Ideal: Identity

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I recently read an article in the German Newspaper “Die ZEIT”¹, which mentioned that nationalistic and authoritarian thinking belong together, because their common ideal is identity. How is identity to be understood here?

While understanding nationalistic thoughts as an intentional delimitation of one nation against others regarding all aspects of life, authoritarian thoughts are related to a system, in which retention of power is enforced. Therefore, no other opinions, neither public nor private are allowed. I will now try to outline how identity is their common ideal; however, this is what they are lacking of. In fact, they are driven by angst and the fear of being lost.

Nationalistic and authoritarian thinking define themselves through the fact that there is always an “us” and the “others”. “We” know what is truly right, the others only think to know better or even want to hinder “us”. In all nationalistic and authoritarian thinking differentiation from “others” plays an essential role, because without differentiation the “us” couldn’t be identified as well. The more differentiaton can be established from the rest of society, the more precicely the group can identify itself. That is, at least what those who think in a nationalistic and authoritarian way, believe in.

As Hannah Arendt explained; to do something in community entails a kind of power, which can be much more effective than the strength and force of single individuals. Populist and authoritarian groups are eager to increase their power. However, they are not focusing on qualitative characteristics as i.e. athletes are concerned with their sport or musicians with their music, but rather do they nourish themselves from arbitrary, contingent and barely definable characteristics. Doing so, they define themselves through a country, which boarders were drawn arbitrarily and which population is mixed through migration, so they all brought different traditions, origins and histories with them. Authoritarian and nationalistic thinking do not actually sustain themselves through convictions and ideologies that aim rational and reasonable goals but rather do they only nourish themselves through differentiation from “the other one”. Those groups in question consist due to their supporters and the imagined identity, which they provide each other, because that image of identity is all they have. What they do have, however, is the desperate attempt to get an identity while articulating their frustration, anger, rejection and non-recognition.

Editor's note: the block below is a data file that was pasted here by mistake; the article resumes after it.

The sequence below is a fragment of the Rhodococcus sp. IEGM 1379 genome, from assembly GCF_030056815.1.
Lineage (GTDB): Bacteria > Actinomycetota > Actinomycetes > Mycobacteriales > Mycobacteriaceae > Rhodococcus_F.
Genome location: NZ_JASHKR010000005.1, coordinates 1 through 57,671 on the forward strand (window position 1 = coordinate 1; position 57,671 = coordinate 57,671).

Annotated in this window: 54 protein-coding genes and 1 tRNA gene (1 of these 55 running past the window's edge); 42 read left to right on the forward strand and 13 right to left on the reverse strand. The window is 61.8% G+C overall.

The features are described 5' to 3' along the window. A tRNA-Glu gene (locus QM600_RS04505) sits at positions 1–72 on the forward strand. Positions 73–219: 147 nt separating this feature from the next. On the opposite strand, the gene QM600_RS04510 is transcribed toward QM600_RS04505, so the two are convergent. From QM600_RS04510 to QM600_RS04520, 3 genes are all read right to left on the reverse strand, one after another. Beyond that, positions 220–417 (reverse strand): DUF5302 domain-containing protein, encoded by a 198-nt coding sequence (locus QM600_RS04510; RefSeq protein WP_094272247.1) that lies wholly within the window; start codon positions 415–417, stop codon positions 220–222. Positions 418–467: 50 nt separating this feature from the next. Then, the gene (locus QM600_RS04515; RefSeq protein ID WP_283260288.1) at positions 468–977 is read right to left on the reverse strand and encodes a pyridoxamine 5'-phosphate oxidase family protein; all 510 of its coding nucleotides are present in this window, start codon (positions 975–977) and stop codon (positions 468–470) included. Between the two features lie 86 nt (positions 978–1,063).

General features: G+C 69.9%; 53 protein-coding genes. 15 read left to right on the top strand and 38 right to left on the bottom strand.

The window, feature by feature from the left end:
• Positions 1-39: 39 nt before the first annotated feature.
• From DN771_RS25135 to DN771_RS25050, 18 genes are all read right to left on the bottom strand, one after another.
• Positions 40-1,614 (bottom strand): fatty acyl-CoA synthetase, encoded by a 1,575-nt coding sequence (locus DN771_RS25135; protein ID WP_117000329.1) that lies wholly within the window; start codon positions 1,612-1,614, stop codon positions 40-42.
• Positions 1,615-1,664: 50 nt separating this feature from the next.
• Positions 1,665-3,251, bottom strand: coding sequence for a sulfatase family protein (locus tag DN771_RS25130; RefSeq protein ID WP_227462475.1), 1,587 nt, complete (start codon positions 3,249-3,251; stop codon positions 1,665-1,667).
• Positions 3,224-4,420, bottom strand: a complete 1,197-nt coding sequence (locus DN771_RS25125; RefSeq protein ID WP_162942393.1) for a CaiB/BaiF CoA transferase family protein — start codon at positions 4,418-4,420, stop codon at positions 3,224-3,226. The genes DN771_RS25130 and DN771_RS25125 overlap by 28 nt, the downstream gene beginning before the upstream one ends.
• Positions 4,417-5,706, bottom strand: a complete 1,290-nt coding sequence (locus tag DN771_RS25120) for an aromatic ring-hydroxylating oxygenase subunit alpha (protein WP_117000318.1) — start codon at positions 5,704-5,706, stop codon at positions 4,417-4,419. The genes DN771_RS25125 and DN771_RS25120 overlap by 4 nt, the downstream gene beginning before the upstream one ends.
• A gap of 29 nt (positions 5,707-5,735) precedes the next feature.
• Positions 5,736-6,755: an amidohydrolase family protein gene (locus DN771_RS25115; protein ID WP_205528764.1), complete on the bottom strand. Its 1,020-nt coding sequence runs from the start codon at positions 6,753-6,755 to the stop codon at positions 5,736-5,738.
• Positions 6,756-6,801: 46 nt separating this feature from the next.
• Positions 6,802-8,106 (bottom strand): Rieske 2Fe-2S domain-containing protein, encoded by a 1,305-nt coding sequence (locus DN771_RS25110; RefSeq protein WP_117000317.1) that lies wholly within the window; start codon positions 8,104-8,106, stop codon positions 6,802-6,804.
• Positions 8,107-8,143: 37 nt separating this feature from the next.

People with nationalistic and authoritarian thoughts do not see any opportunities to achieve a higher standard of living or to enable their children a better future. The most fundamental deficit they suffer from though is the one of opportunities to constitute their identity. Those people are driven by angst; angst of losing their current standard of living, angst of their future, angst to lose something (whatever this might be).

As the newspaper quotation mentioned above is pointing out quite well; people with nationalistic and authoritarian thoughts ideal is identity. Their pursued goal, overshadowed by alleged ideologies and theories, is plain identity. Those people know their own personality so little that they wander around in this world, feeling lost and looking for the substance of humanity; which is one’s own individual identity. Nationalistic and authoritarian thoughts can offer a rescue, a kind of anchor to hold on to. It is a way of thinking that provides identity by distancing oneself from the “others”, a way of thinking that gives life a meaning very easily and quickly and at the same time offers an answer to why someone is unsatisfied with their whole life in general. This disappointment with life can have various reasons and might arise from either individual or class-specific grounds. However, most times people are not even fully aware of those reasons, which is the source for them continuing their search for fulfilment. So the answer to the lack of opportunities offers to blame others, those who are not part of “us”, those who put “us” in that unsatisfying situation. If someone does not see possibilities anymore, a feeling of hopelessness arises which in turn causes frustration and weakness. In order to compensate the weakness and frustration, people get together and form a group in which they can feel powerful by maligning others.

The lack of personal identity entails a behaviour, which is looking for identity somewhere else and finds it in irrational but emotionally satisfying answers. A person that defines themselves fundamentally through their very own being does not need an ostracizing group, they do not need an “us” and “them” to identify himself, to define and differentiate themselves.

Authoritarian and nationalistic organizations and thoughts emerge because people look (mostly unconsciously though) for identity, because they feel lost in the world.

¹”die ZEIT”, July 14th 2016. p. 14

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